Lost Creek Lake levels will remain lower in early summer but higher in late summer than last year under a new draft water-release strategy for the main reservoir feeding the Rogue River.

Lost Creek Lake levels will remain lower in early summer but higher in late summer than last year under a new draft water-release strategy for the main reservoir feeding the Rogue River.

This year's draft plan by the U.S. Army Corps of Engineers represents the first time in three years the Corps will generally follow standard water releases into the Rogue through Lost Creek dam.

The Rogue Basin is projected to produce slightly-less-than-normal water runoff, and the Corps no longer has to keep the reservoir at less than full over concerns that spillway gates used only during extreme flood-control events might fail.

The Corps last year drew the reservoir down 8 feet more than normal — releasing 10,000 acre-feet more water than normal in both the summer and fall — to keep reservoir levels under those spillway gates amid concerns they could fail to open when under water pressure.

The radial gates were reinspected and deemed operable this past winter, allowing for a more standard filling and draw-down schedule for Jackson County's largest reservoir.

"It looks like a pretty good year, as far as water supply," says Jim Buck, the Corps' Rogue Basin operations manager. "And it helps that we no longer have the spillway gates issue."

The reservoir has 180,000 acre-feet of water allocated to benefit spring chinook and fall chinook salmon migration and spawning. The draft release schedule, which is based largely on recommendations from state hydrologists and fish biologists, is expected to be adopted next month.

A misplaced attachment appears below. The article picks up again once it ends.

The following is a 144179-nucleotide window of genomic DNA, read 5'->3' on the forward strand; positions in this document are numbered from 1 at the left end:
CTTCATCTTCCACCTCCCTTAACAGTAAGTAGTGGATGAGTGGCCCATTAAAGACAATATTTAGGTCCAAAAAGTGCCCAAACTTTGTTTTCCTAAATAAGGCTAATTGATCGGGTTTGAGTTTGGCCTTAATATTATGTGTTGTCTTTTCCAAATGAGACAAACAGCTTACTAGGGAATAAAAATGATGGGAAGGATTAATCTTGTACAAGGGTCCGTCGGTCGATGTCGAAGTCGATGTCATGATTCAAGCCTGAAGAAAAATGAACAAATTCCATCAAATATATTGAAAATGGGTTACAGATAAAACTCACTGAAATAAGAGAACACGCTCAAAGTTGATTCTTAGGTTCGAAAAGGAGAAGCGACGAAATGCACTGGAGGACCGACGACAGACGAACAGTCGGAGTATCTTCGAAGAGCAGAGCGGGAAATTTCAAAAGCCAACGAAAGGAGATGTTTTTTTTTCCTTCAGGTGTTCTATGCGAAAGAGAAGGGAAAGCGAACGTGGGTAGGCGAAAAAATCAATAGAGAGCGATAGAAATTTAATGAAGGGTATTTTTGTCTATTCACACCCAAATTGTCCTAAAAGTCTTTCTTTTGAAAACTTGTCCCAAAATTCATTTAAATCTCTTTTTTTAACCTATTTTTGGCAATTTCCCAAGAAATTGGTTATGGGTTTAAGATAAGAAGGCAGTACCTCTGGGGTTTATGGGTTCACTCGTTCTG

The draft plan calls for the current release of 2,600 cubic feet per second at the dam through Thursday, then flows of 3,000 cfs throughout the entire month of June to help draw spring chinook up the Rogue and stave off natural disease outbreaks tied to low and warm flows.

Flows for the first 10 days of July would drop to 2,500 cfs and then down to 1,900 cfs from July 11 through Aug. 31. Flows would drop to 1,700 cfs for the first 10 days of September, then down to 1,300 cfs for the second 10 days of the month before leveling out at 1,000 cfs from Sept. 21 through October.

The boat ramp at Stewart State Park is expected to be usable into mid-September, and the Corps expects to reach the reservoir's minimum elevation of 1,812 feet above sea level by Sept. 20. After that, plans are to release 1,000 cfs to the Rogue.

The Takelma Boat Ramp will be usable year-round, according to the Corps.

Applegate Lake in southwest Jackson County is the other Corps' managed reservoir and feeds the Applegate River, which is a main Rogue tributary.

At Applegate Lake, the Corps expects water levels on July 4 to be between 5 feet and 10 feet lower than last year and 6 feet to 13 feet lower than last year on Labor Day.

Reach reporter Mark Freeman at 541-776-4470, or email at mfreeman@mailtribune.com.